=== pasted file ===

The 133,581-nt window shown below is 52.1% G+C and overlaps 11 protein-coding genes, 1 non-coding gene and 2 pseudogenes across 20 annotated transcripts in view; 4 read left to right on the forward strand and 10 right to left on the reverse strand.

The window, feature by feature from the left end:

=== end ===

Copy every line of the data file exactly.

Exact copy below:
The 133,581-nt window shown below is 52.1% G+C and overlaps 11 protein-coding genes, 1 non-coding gene and 2 pseudogenes across 20 annotated transcripts in view; 4 read left to right on the forward strand and 10 right to left on the reverse strand.

The window, feature by feature from the left end: